Disc 2 is entitled Amazing Journey: Six Quick Ones, and, while most of its contents should be considered “extras,” there is an 88-minute documentary that serves as a companion film to The Story of The Who, that shares titles with that of the disc itself. This is more of the same in-depth information we got in the first film, but the real draw here is the concentration on the technical aspects of the music instead of focusing on the biographical aspects of the band members. Having this second disc only seals the deal on what is the most comprehensive look back at The Who on DVD to date.

Rating for Style: A
Rating for Substance: A+

 

Image Transfer

 One
Aspect Ratio1.85:1 - Widescreen
Original Aspect Ratioyes
Anamorphicyes


Image Transfer Review: The feature documentary is presented in anamorphic 1.85:1 widescreen, and, given the wide variety and age of the material, video quality varies throughout. Image clarity is hit-and-miss, with the principals looking quite good, with accurate flesh tones, during the newly-filmed interview footage, and older concert material featuring a great deal of softness, grain, and dirt. It’s always nice to have a crystal clear picture, but such a disparity is to be expected under the circumstances.

Image Transfer Grade: C+

 

Audio Transfer

 LanguageRemote Access
Dolby Digital
5.1
Englishyes


Audio Transfer Review: The audio is Dolby Digital 5.1 and also varies dependent on the source material. In general, the music sounds very good, even the older footage, with the surrounds being used more than expected. Dialogue during the interviews is always crisp, and blends in well when there’s music in the background.

Audio Transfer Grade: B

 

Disc Extras

Full Motion menu with music
Scene Access with 31 cues and remote access
Subtitles/Captions in English with remote access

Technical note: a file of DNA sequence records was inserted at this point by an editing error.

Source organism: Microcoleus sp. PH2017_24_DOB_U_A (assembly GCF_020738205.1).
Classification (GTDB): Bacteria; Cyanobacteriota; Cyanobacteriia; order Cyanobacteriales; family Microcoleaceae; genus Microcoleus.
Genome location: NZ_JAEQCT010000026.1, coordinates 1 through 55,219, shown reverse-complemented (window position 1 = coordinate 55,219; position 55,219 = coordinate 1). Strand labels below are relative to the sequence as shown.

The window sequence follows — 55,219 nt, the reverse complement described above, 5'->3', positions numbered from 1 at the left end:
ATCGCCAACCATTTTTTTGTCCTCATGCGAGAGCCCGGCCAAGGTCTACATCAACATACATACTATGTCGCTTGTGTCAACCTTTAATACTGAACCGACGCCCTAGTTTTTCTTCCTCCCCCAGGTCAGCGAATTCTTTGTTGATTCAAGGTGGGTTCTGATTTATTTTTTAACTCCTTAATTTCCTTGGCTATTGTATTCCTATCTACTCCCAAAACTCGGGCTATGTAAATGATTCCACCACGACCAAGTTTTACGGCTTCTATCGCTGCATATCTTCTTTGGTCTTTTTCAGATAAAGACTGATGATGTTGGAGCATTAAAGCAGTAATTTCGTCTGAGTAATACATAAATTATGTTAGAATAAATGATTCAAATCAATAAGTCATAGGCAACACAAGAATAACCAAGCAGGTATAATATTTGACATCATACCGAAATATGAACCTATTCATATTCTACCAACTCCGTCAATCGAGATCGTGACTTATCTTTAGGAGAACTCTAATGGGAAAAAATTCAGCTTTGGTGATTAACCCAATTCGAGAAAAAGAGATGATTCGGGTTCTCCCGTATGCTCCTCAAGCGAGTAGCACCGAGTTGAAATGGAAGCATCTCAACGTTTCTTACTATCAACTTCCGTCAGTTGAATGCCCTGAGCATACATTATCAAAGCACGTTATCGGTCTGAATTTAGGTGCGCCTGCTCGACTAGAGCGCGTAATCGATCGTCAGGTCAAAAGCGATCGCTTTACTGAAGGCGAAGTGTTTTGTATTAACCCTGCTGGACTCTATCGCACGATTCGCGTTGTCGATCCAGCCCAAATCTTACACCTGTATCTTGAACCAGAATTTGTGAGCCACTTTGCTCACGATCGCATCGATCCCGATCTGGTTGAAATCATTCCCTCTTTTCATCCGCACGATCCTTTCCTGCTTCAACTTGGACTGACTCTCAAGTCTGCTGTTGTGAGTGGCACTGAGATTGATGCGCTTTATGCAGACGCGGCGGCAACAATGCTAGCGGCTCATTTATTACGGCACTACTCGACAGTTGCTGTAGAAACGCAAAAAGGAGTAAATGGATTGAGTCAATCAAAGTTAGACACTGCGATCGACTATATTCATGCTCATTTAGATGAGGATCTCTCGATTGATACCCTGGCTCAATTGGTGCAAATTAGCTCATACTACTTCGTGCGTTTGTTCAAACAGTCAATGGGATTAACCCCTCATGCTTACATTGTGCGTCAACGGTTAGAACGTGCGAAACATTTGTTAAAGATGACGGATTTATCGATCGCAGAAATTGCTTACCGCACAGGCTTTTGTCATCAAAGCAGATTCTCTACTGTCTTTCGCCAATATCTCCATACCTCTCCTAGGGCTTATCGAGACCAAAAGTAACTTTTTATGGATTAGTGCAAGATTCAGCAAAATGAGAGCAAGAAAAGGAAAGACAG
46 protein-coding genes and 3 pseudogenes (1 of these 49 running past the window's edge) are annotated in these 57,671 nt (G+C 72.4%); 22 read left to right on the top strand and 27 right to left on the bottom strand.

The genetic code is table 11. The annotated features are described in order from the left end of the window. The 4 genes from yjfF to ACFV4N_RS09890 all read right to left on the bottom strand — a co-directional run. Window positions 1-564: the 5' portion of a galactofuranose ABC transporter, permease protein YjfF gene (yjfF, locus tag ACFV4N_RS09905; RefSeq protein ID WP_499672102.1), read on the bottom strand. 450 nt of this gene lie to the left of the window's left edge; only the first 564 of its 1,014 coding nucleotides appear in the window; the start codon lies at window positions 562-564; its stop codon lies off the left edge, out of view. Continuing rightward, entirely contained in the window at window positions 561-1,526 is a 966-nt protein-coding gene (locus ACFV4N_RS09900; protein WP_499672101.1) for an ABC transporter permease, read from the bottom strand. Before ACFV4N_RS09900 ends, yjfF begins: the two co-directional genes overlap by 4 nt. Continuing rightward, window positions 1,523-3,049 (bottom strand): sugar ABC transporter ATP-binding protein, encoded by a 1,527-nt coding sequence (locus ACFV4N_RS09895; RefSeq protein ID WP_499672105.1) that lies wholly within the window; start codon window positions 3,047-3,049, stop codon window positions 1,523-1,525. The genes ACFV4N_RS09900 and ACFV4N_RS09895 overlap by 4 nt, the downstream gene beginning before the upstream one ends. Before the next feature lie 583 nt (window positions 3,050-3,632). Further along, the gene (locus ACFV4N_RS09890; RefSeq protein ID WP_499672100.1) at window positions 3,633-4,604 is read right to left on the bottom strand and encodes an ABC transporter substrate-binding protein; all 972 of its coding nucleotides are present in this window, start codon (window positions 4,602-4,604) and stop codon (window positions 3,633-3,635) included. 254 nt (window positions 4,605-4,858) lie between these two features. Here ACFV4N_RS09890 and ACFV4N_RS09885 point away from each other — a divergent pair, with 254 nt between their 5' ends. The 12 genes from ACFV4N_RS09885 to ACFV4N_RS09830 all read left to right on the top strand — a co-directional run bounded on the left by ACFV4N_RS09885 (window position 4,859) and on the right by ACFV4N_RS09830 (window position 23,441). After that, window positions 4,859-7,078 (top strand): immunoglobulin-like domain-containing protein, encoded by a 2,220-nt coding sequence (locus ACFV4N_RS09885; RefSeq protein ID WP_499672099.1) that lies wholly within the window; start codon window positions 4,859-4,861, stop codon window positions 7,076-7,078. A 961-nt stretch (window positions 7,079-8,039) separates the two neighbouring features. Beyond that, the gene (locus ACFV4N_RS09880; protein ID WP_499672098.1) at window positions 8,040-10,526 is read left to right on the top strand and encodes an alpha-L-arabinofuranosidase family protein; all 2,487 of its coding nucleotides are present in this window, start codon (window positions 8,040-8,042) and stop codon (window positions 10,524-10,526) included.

1 Documentaries
1 Featurette(s)
Packaging: Nexpak
2 Discs
1-Sided disc(s)
Layers: dual

Extras Review: The extras are on the second disc, beginning with The High Numbers at the Railway Hotel 1964. These eight minutes of footage is heralded as the earliest live account of The Who, then called The High Numbers. Shot by Chris Stamp and Kit Lambert, this performance was filmed at The Railway Hotel, Wealdstone, London, and has supposedly been lost to the world until now.

Scrapbook is 21 minutes of more footage seemingly left out of The Story of The Who. We get plenty more juicy material here, including a look at having “Dinner with Moon” and a more in-depth account of the tragedy at the Cincinnati concert.

Also noteworthy is the excellent 12-page booklet that accompanies this set. Along with a nice introduction by close friend of the band Richard Barnes, this booklet makes a wonderful companion piece to an already comprehensive study of The Who.

Extras Grade: B

 

Final Comments

For those of you who only know The Who as the band who sings the theme song to C.S.I., it’s time to get serious and learn a thing or two (or 30) about one of the best rock bands of all time. Thanks to Universal, everyone now has the chance to learn all they wanted to know about the band thanks to the DVD release of Amazing Journey: The Story of The Who. This two-disc set combines interview and performance footage to chronicle the long existence of the band through all of their ups and numerous downs. Both of these discs feature excellent audio and video, with the second platter spinning some great extra features to boot.

 


Back to top




Microsoft Store

On Facebook!
digitallyOBSESSED!
digitallyOBSESSED!
Promote Your Page Too

Visit:

Zarabesque.com

Original Magic Dress.com

Susti Heaven

Become a Reviewer | Search | Review Vault | Reviewers
Readers | Webmasters | Privacy | Contact
Microsoft Store